Archive for Over the Gate Join in for a friendly chat over the gate about home and country matters. (Nominated Charity The British Heart Foundation)

       Over the Gate Forum Index -> Around the Kitchen Table

British Red...

British Red wrote:
We restore old cast iron cookware, so if anyone ever needs any tips and tricks, give me a shout!

We have an old dutch oven that smells terrible. Is there any way to change that?
British Red

Yes indeed. The problem probably resides in the seasoning. Is the seasoning damaged (for example rather than a glossy black sheen are there any areas of brown drips, cracked or crazed finish or anything furry)?

The seasoning is indeed broken.

We cleaned it like all my other pieces (which I have had for many, many years without any problems at all), seasoned it, and it still smells terrible.

Thankfully.... Nothing furry !!! I'd have tossed it ina state of hopelessness and utter dejection if there were!
British Red

Your best bet will be to clean off the existing seasoning. The easiest way to do this is to get the DO really hot then attack it with a wide brush. I use a very full BBQ and get the charcoal glowing then put the DO in for an hour or more. You can get wirebrushes that fit in a cordless drill. One of these will really help to get off the old seasoning.

Then preseason from scratch. I have an illustrated tutorial on this if it helps?

Wouldn't mind an illustration, since you have it handy an all

The heat was exactly along the lines of thought I had... Just wasn't sure how successful it would be. Your post does give promising hope though.

Morning Rena x Sounds like you've got some hard work to do :-)

MrsWW wrote:
Morning Rena x Sounds like you've got some hard work to do :-)

Sure does!! Just in time for triple digit temps in our area too!

Eta>>mornin to you too MrsWW!!

Heck, you'll be able to build up a good sweat and it's a saving on gym membership I suppose. Hope all is well with you and yours and that you manage to get your pot back to how it should be.

That's a great way of looking at it! I have plenty extra weight I could stand to loose ya....gym membership.... No need... Manual homesteading labour (aka farm work) keeps me 'working out' all the time!

Hoping you are keeping as well as is possible. Able to do anything enjoyable these days? If you have any cast iron pieces you could 'join me' in a fun adventure ... Seriously though, if you want, I'd love to hear how all is going for you. <3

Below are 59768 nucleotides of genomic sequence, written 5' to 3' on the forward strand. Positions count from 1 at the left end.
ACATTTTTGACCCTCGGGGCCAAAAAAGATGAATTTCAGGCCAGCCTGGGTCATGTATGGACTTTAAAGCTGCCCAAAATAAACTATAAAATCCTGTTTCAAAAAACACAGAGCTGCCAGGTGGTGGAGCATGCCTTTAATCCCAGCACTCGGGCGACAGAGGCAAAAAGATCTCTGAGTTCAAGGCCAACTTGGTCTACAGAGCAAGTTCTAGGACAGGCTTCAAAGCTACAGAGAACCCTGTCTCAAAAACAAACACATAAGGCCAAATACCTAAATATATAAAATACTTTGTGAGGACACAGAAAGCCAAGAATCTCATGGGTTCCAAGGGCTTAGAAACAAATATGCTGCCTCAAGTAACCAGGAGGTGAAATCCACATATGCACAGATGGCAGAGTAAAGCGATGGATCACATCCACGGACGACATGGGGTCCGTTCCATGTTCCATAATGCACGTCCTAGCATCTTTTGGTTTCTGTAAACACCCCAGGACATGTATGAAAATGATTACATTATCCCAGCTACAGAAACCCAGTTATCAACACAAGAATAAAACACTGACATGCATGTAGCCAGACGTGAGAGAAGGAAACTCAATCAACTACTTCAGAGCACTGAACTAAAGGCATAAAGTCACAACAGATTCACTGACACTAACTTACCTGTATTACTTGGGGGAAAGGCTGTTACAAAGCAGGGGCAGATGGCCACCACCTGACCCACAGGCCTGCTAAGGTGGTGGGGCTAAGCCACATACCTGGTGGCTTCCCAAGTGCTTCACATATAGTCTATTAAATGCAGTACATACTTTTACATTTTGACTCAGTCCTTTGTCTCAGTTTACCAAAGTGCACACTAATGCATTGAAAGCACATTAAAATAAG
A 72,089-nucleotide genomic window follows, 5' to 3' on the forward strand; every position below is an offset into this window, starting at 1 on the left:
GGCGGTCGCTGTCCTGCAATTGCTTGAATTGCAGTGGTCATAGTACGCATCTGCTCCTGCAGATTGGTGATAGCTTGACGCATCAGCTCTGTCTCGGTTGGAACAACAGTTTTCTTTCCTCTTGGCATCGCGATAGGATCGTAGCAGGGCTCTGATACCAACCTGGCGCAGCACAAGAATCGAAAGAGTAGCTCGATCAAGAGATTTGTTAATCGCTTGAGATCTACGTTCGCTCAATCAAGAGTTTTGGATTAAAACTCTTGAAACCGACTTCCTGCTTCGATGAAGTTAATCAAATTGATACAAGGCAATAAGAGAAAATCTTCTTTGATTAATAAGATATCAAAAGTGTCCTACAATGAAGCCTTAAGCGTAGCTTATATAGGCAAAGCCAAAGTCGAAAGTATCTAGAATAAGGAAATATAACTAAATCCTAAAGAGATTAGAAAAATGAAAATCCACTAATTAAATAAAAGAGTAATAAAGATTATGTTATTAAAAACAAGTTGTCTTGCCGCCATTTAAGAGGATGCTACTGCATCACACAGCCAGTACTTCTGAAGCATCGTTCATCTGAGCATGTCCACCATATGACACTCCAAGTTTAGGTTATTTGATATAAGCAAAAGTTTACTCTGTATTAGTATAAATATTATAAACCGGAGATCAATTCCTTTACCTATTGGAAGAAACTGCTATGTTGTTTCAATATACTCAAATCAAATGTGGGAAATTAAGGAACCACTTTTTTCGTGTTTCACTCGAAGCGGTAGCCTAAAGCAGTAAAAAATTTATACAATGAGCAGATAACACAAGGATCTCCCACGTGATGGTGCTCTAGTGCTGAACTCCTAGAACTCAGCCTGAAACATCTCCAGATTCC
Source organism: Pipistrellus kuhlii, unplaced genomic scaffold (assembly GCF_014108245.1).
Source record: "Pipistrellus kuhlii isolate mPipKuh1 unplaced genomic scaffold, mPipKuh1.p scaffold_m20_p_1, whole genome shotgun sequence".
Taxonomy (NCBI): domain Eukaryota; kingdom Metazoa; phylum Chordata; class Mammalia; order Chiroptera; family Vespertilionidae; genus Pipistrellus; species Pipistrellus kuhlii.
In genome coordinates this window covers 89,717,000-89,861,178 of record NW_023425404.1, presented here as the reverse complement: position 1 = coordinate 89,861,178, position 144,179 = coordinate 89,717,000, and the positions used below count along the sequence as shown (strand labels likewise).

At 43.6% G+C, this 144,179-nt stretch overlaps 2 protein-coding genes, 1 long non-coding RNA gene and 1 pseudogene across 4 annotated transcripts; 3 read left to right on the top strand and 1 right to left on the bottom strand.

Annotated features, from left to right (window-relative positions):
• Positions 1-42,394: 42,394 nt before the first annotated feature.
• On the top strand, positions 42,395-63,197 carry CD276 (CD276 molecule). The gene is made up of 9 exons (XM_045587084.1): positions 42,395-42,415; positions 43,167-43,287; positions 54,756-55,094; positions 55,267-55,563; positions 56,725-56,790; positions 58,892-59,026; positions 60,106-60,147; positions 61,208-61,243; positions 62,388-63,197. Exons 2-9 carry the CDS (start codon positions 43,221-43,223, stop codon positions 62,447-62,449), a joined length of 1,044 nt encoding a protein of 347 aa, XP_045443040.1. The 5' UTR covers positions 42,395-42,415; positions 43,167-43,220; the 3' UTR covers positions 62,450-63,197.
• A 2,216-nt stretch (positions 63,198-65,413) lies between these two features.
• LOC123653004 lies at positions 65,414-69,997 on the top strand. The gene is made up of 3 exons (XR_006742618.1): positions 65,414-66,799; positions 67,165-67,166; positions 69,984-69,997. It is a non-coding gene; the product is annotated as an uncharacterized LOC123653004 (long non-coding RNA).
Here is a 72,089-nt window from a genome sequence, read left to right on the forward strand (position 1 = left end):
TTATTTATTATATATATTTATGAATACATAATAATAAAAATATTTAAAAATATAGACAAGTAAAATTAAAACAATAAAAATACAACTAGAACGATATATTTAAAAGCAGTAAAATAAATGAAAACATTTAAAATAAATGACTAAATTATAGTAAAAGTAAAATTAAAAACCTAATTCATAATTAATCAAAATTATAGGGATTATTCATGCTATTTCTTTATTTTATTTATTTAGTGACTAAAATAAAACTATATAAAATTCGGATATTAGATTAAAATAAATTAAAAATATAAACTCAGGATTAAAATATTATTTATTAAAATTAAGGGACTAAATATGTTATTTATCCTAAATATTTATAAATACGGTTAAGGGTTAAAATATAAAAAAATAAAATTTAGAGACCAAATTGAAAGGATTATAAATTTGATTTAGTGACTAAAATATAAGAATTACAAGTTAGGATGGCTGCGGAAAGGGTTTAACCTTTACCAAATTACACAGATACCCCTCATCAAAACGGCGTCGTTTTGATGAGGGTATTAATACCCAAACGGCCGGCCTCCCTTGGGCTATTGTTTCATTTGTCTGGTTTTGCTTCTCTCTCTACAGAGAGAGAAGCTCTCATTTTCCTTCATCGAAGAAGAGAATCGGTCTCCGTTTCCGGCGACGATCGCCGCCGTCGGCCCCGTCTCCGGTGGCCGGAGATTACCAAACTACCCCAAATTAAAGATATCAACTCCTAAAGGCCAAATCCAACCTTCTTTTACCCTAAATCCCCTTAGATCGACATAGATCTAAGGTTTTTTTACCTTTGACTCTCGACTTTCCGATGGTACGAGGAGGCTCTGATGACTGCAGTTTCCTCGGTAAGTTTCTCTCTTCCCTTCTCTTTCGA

So that I don't send this thread even more off track than I already have, if you PM me your e-mail address again I'll drop you a line xx

Good to hear everything is keeping you busy over there. Regrettably I don't think I have the strength to scrub even a water stain off a pan these days :(

Email Addy on its way ... and no worries about side tracking this thread.... I get side tracked all the time, so never really notice
British Red

This was a how to season guide rather than a restoration guide, but note the use of Sanders. They are very handy in getting the old stuff off too as is a wire brush in a drill or grinder

I have just bought a new 9 quart dutch oven and a small South African "bake pot" potjie. One was "allegedly" preseasoned, the other untreated.

This is the Dutch Oven

It got a nice dark colour - inside and out

Trouble is, the base is really rough - as it is on much cheaply cast stuff.

If you ever handle really good, old cast iron, the base is smooth as silk. PArtly through good manufacturing, partly through wear, partly through the build up of "seasoning".

I want to accelerate that, so, out witht he detail sander

I like these for working on cast iron - they are curved and you can get right into the edge like this

Do stick a mask on - or you will be coughing black crud for a couple of days!

Work through the grits as any other sanding job - you'll notice the dust build up

When you have the inside nice and smooth, do the inside of the lid. You can use this for a skillet if you flip it over!

Then scrub the pan inside and out to remove any laquer apllied in the factory to prevent rust. I'm using a scourer here but if "topping up" seasoing use a nylon pad to prevent scratching

Dry well to prevent any rust

Stick your oven on to 250C (HOT) and preheat. I line the bottom with tinfoil to catch drips.

Cover you pan with a THIN coat of oil. This si like painting - many thin coats is the key. You can use lard or bacon fat but warm the pan first so the fat melts and runs. Use a lint free cloth to distribute the oil.

Put the pan and lid in the oven upside down so that excess oil drips out. Bake for an hour. Open all the doors and windows as this si going to smoke a LOT. You can do this in a fire or barbecue if you have a less understanding partner.

After an hour use oven gloves to remove the pan and lid. Put on a heat proof surface and leave to cool. Then apply another thin coat and bake for another hour. Several coats are needed. This sequence shoudl show the coats building

Thats it really - leave to cool well and then use for frying bacon and the like for a few times - it improves the seasoning


  Thank you very much we use them and 1 is out in workshop as gone yuck so I will give this a go. Better time here as freezing and range is going all day Thank you again

I REALLY like the power drill suggestion!! Thank you so much! Decided I'm gonna wait until this little temperature blast over the next few days settles down a few degrees though. Tis 90*F currently on our little farm.... Wilting is an understatement!

       Over the Gate Forum Index -> Around the Kitchen Table
Page 1 of 1
Create your own free forum | Buy a domain to use with your forum